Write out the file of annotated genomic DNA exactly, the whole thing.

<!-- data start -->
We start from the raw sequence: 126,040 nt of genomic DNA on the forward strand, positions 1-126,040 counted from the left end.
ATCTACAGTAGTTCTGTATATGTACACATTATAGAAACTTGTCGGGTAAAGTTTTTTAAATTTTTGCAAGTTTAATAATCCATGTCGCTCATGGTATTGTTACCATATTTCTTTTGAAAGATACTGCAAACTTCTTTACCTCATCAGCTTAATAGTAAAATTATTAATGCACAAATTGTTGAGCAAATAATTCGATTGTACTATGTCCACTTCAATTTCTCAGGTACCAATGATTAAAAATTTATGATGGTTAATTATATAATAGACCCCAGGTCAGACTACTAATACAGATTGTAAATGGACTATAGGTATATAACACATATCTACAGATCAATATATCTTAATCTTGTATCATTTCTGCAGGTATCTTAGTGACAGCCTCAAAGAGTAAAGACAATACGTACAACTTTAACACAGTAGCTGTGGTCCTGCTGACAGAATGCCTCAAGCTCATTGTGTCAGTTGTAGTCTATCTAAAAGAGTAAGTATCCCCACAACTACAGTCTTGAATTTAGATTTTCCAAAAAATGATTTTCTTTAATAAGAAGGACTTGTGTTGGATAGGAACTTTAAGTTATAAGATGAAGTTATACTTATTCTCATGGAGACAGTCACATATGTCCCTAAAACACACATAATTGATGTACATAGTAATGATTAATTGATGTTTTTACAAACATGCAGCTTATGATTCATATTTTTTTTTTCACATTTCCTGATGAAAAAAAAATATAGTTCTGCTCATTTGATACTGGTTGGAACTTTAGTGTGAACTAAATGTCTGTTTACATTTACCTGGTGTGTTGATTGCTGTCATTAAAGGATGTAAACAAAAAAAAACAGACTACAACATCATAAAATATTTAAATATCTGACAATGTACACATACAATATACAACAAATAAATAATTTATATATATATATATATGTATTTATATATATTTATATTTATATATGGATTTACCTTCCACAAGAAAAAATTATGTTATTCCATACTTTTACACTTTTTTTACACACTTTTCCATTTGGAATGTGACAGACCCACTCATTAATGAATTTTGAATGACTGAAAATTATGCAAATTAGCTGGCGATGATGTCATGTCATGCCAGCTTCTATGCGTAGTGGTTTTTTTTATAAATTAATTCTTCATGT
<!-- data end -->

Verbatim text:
We start from the raw sequence: 126,040 nt of genomic DNA on the forward strand, positions 1-126,040 counted from the left end.
ATCTACAGTAGTTCTGTATATGTACACATTATAGAAACTTGTCGGGTAAAGTTTTTTAAATTTTTGCAAGTTTAATAATCCATGTCGCTCATGGTATTGTTACCATATTTCTTTTGAAAGATACTGCAAACTTCTTTACCTCATCAGCTTAATAGTAAAATTATTAATGCACAAATTGTTGAGCAAATAATTCGATTGTACTATGTCCACTTCAATTTCTCAGGTACCAATGATTAAAAATTTATGATGGTTAATTATATAATAGACCCCAGGTCAGACTACTAATACAGATTGTAAATGGACTATAGGTATATAACACATATCTACAGATCAATATATCTTAATCTTGTATCATTTCTGCAGGTATCTTAGTGACAGCCTCAAAGAGTAAAGACAATACGTACAACTTTAACACAGTAGCTGTGGTCCTGCTGACAGAATGCCTCAAGCTCATTGTGTCAGTTGTAGTCTATCTAAAAGAGTAAGTATCCCCACAACTACAGTCTTGAATTTAGATTTTCCAAAAAATGATTTTCTTTAATAAGAAGGACTTGTGTTGGATAGGAACTTTAAGTTATAAGATGAAGTTATACTTATTCTCATGGAGACAGTCACATATGTCCCTAAAACACACATAATTGATGTACATAGTAATGATTAATTGATGTTTTTACAAACATGCAGCTTATGATTCATATTTTTTTTTTCACATTTCCTGATGAAAAAAAAATATAGTTCTGCTCATTTGATACTGGTTGGAACTTTAGTGTGAACTAAATGTCTGTTTACATTTACCTGGTGTGTTGATTGCTGTCATTAAAGGATGTAAACAAAAAAAAACAGACTACAACATCATAAAATATTTAAATATCTGACAATGTACACATACAATATACAACAAATAAATAATTTATATATATATATATATGTATTTATATATATTTATATTTATATATGGATTTACCTTCCACAAGAAAAAATTATGTTATTCCATACTTTTACACTTTTTTTACACACTTTTCCATTTGGAATGTGACAGACCCACTCATTAATGAATTTTGAATGACTGAAAATTATGCAAATTAGCTGGCGATGATGTCATGTCATGCCAGCTTCTATGCGTAGTGGTTTTTTTTATAAATTAATTCTTCATGT